Melvins frontman Buzz Osborne has previously written about the accuracy of recent Kurt Cobain documentary Montage Of Heck, labelling a large portion of the Brett Morgen-directed film as “total bullshit” and “misguided fiction” in an essay penned for The Talkhouse.
“I don’t think that’s a good legacy for him to have out there… I know it’s not true. It’s that simple,” said Osborne. “I think a lot of people tried to trick themselves into believing that everything – or a lot of what they’ve seen about Cobain from that movie – was going to be true because it was fully authorised and featured family members.
“If they want to take her [Courtney Love’s] word for things, then go ahead. Do you feel better? Then everything she says is the golden rule. Absolutely. That’s got to be honest, no problem. That’s fine by me. If that makes them feel better, it’s fine by me.
“I just don’t understand how anybody could possibly defend her… if they want to defend her or take the side of the film maker, go ahead. How is that my fault? How am I to blame for that? Like I said in my article: ‘Facts don’t make any difference. What matters is what people believe’. The ‘truth’ about [Cobain’s] situation has always been false. So there you go… utter fabrication. That’s never not been the case.”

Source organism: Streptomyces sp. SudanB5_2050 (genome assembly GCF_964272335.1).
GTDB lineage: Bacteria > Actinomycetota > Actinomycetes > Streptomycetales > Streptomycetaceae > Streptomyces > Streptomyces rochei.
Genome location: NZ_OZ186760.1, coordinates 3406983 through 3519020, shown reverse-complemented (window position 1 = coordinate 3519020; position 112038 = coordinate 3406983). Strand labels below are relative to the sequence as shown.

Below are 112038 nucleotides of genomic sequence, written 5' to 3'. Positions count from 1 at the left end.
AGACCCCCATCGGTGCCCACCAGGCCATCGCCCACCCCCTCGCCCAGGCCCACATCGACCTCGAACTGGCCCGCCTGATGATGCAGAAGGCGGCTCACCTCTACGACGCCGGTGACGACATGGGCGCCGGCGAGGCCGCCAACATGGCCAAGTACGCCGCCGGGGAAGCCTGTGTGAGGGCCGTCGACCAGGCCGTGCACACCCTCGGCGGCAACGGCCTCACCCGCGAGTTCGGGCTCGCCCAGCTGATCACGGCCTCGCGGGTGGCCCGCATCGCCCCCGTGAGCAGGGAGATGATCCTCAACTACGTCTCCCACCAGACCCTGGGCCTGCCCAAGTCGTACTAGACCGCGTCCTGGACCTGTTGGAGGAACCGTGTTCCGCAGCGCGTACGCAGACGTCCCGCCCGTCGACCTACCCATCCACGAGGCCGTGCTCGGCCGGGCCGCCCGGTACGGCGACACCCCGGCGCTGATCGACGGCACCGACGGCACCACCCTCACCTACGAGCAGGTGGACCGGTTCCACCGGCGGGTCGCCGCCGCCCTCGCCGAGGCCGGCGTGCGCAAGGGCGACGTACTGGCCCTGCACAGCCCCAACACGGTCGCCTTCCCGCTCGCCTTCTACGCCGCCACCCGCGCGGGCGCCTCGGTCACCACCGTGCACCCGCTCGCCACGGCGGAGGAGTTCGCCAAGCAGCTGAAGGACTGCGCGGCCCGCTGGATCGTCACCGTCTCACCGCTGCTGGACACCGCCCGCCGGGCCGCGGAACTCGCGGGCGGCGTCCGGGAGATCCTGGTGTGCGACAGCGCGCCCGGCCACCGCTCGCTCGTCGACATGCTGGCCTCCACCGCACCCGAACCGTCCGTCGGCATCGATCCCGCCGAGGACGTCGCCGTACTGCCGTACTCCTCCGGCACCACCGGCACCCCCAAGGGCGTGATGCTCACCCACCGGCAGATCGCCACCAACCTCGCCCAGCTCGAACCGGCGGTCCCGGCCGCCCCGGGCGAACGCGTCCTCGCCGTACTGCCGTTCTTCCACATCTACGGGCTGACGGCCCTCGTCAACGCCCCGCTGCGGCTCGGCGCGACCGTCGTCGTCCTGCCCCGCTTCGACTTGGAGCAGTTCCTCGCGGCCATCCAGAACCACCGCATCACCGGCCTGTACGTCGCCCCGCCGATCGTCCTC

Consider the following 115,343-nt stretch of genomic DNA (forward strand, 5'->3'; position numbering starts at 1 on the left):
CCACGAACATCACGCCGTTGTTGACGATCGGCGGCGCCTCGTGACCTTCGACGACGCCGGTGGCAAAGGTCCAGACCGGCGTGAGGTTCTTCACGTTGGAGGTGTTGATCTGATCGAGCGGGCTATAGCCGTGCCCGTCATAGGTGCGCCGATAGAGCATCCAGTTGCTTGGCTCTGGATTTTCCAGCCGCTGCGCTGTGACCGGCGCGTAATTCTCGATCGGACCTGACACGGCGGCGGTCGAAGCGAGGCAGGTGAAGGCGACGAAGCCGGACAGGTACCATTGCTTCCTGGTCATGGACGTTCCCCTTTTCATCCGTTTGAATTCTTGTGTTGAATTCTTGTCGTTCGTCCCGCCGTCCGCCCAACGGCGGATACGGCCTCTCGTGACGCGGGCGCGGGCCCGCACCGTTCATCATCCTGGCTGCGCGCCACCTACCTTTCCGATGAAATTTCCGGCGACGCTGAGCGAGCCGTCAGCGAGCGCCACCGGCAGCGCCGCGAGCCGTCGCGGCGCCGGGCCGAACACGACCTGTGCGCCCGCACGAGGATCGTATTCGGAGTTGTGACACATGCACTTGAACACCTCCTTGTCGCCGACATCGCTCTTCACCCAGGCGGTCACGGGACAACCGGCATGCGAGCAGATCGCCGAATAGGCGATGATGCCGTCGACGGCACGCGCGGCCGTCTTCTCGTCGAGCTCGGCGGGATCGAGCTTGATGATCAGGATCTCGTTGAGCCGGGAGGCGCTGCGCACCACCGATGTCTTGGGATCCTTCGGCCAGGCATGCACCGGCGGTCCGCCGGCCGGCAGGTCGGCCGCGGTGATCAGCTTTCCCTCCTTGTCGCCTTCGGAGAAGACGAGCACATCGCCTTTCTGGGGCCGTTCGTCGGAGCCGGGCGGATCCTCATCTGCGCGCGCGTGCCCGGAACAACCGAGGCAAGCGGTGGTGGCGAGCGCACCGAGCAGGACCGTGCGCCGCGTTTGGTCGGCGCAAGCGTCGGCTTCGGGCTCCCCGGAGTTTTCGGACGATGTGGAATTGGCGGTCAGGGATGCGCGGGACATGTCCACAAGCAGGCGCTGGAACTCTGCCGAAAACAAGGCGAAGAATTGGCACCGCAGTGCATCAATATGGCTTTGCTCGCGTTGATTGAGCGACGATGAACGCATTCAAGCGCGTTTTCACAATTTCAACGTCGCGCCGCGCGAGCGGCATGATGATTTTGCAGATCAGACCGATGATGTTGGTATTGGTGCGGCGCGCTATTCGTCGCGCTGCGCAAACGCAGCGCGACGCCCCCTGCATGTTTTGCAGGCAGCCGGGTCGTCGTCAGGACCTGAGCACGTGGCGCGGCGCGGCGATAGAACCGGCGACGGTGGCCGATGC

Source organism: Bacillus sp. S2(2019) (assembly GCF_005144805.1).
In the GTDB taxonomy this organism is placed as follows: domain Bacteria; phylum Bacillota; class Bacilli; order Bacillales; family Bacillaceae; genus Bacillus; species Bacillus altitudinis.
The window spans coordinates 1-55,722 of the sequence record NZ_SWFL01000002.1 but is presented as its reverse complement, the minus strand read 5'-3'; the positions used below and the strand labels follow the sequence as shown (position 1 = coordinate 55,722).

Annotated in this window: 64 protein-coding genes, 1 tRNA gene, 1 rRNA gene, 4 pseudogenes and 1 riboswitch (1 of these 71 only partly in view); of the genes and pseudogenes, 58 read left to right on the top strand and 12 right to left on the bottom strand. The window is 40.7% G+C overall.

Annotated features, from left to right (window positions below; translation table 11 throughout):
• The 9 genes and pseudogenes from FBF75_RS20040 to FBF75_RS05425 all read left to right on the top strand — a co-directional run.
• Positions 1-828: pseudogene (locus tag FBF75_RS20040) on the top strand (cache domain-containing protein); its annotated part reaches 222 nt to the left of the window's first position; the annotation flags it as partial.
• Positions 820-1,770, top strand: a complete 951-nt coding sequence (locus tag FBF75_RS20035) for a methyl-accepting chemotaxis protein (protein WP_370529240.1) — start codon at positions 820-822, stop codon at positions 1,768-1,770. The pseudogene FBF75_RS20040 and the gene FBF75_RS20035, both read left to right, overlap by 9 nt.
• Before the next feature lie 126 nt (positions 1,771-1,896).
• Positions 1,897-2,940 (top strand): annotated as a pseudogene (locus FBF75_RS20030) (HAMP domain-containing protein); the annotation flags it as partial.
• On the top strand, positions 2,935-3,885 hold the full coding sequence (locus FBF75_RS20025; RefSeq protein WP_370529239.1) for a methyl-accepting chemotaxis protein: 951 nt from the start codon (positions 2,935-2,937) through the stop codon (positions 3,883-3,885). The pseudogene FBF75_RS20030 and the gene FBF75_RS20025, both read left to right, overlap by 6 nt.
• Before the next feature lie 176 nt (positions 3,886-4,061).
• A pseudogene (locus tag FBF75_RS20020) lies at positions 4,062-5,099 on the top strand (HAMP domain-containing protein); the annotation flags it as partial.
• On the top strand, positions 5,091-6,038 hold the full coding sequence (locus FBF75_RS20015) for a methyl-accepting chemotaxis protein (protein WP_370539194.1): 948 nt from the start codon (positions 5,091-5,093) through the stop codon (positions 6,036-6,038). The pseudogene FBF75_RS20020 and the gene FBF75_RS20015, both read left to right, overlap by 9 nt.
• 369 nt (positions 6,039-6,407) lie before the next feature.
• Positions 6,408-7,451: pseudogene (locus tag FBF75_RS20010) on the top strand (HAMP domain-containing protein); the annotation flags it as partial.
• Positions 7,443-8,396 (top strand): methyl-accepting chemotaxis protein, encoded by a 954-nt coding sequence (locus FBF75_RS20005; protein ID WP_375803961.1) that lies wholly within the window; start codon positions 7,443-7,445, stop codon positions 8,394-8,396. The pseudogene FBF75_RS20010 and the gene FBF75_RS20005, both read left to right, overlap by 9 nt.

Osborne was also quick to assert that not being asked to take part in Montage Of Heck played no part in his criticism. “I don’t care about that. That’s not my problem,” he said. “My problem with the whole thing is that they decided to do a documentary and put it out there like it’s true. Well, there are some people out here who don’t believe that. And I am one of them. And I have reason not to believe it.
“If people want to question me and they want to question my authenticity, [I’d say] ‘why would I defend him [Kurt] in a way that makes him look better?’ They want to portray him in a way that makes him look worse. To be offended by that is really weird. I question their motives.”
Montage of Heck hit UK cinemas in the spring, receiving its US television debut on HBO in May. Fully authorised by Cobain’s estate, the documentary offered access to the musician’s archives, showcasing unheard recordings, never-seen-before footage and personal home movies.